Kenneth Agnew Wills was born in Adelaide on 3rd March 1896. His father, R.J.H. Wills, was a partner in the family firm of G. & R. Wills & Co., importers and wholesale distributors, which was established in 1849. When Kenneth was four years old, his father died of typhoid and his mother Caroline (née Fedden) took the family back to London, where Kenneth was brought up by a governess and later attended the London University School.
When World War I broke out, he enlisted and his regiment was sent to Macedonia to garrison the mountain passes against a possible drive by the German army into Greece. The regiment was then sent to Egypt where he was promoted to captain and took part in the campaign to drive the Turks out of Palestine. He was present at the crucial Battle of Beersheba where the Australian Light Horse made its famous charge, routing the Turkish infantry. At the successful conclusion of this campaign Captain Wills had been awarded the Military Cross and had been mentioned in dispatches. His regiment was then sent to the front in France, where he was badly gassed and invalided back to England.
On being discharged in 1919, he joined the family firm of George Wills & Sons in London and operated on the floor of the Baltic Exchange, canvassing for shipping cargoes. On 1st September 1920 he married Viola Ethel Crossland and later that year they emigrated to Adelaide where Wills joined his family’s Australian company.
He was far from impressed with what he found and in 1924 returned to London to report his findings to the partners, who accepted his offer to return to Australia as General Manager and restructure the company. Back in Adelaide, he gathered around him a group of ex-servicemen, entrusting them with the middle-management positions. When the Depression struck in 1929 and many firms collapsed, his staff remained loyal to him, accepting, as he did, a 10% reduction in wages, enabling the company to survive.
At the outbreak of World War II he was still on the British Army Reserve of Officers but when he presented himself at Keswick Barracks the staff were at a loss to know what to do with him, so they put him in charge of the Intelligence Section. One of his immediate tasks was to round up all the Nazi activists in South Australia.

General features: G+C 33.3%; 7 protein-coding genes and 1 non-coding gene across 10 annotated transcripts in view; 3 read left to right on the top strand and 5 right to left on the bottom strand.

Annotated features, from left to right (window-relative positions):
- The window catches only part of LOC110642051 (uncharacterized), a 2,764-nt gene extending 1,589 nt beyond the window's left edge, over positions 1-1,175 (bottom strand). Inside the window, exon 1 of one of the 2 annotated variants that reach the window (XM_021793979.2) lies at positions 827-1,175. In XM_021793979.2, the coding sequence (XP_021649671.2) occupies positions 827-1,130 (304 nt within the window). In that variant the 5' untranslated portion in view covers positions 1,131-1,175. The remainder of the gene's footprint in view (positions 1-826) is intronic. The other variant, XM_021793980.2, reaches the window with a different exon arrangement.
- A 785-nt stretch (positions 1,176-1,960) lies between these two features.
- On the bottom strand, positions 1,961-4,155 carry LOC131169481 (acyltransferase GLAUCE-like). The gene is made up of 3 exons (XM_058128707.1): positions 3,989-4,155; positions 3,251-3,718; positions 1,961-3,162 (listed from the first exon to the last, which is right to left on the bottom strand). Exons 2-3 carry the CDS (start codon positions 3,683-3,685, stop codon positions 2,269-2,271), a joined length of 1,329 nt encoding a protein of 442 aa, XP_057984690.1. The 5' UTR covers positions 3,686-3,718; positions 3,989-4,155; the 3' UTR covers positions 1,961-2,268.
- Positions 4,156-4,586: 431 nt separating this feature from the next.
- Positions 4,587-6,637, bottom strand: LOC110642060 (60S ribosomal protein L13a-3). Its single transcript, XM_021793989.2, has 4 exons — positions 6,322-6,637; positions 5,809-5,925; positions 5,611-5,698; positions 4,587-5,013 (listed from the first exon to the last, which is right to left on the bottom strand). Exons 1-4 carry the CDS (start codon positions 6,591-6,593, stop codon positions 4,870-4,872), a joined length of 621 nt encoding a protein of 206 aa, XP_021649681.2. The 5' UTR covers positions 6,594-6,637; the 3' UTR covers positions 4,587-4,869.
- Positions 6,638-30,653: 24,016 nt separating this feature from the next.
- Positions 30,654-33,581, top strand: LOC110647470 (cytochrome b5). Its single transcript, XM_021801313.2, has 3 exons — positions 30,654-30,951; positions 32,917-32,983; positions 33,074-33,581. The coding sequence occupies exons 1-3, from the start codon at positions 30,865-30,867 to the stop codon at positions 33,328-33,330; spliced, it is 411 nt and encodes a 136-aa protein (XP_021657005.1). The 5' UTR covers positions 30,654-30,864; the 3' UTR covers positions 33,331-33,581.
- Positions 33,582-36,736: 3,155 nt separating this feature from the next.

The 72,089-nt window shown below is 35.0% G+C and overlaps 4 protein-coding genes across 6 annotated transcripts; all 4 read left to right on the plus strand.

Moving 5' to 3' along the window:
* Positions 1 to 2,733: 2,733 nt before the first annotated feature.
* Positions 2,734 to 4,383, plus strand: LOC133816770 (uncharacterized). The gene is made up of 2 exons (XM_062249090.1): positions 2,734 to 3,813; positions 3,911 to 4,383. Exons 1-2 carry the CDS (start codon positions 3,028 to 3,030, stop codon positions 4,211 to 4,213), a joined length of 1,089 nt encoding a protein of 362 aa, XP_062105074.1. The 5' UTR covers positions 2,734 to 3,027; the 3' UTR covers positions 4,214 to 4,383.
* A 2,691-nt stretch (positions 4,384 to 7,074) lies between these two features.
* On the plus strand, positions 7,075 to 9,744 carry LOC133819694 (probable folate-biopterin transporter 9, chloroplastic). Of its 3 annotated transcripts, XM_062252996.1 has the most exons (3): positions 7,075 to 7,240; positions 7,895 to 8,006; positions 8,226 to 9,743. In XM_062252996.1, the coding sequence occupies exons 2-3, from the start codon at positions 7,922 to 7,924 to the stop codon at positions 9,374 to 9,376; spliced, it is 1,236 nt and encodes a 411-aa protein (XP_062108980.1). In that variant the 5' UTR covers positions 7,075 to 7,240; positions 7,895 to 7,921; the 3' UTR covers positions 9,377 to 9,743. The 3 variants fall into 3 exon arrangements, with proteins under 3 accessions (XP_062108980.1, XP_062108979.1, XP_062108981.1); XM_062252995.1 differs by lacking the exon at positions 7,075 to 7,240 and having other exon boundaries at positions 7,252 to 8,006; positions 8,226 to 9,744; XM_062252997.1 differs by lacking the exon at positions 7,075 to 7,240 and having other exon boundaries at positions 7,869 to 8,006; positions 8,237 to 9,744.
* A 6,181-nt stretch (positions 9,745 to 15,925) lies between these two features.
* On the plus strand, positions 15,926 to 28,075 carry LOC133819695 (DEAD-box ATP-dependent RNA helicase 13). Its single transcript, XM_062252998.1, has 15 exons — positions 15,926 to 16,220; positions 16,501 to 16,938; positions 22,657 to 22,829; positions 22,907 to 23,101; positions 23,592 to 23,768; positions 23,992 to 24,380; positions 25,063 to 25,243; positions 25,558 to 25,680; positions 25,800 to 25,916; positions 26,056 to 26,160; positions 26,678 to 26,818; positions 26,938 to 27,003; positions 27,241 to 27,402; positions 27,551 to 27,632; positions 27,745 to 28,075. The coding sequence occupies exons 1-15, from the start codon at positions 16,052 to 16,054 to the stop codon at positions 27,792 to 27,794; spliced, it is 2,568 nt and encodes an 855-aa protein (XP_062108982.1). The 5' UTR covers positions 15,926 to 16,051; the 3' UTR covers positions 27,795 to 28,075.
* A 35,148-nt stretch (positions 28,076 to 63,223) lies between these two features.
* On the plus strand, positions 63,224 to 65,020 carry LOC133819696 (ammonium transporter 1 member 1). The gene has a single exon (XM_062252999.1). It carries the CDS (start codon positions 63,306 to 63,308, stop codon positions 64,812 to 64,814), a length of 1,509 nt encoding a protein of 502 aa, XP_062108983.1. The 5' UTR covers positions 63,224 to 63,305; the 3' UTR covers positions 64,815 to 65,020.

In 1940, as a member of the 2/l0 Infantry Battalion, he was attached to H.Q. 1st Australian Corps as Air Liaison Officer and sailed with the 6th Australian Division to the Middle East. He took part in the first Libyan campaign, which included the capture of Tobruk, and was subsequently appointed Deputy Director of Military Intelligence. In November 1944 he was promoted to brigadier and appointed Controller Allied Intelligence Bureau, which position he held until the end of the war. The Bureau was responsible for co-ordinating all the intelligence probes and clandestine operations behind the Japanese lines in the south-west Pacific area. His army service earned him the O.B.E. in 1946. On being demobilized in September 1945 he resumed his role as Chairman and Managing Director of the Wills Group of Companies based in Adelaide.
He was a member of the Council of the University of Adelaide from 1946 to 1968 and in 1961 he was appointed Deputy Chancellor of the University and later Chancellor from 1966 to 1968. He was Chairman of Advertiser Newspapers Ltd. from 1950 to 1971 and was also Deputy Chairman of the St. John Council of South Australia.
His first wife died in 1956 and on 14th January 1959 he married Mavis Catherine Gilfillan. He was appointed K.B.E. in 1960 and retired in 1976 after 55 years of service to his company. He died on 13th May 1977 and was cremated.
Thomson, J., Winning with intelligence (Loftus: Australian Military History Publications, 2000).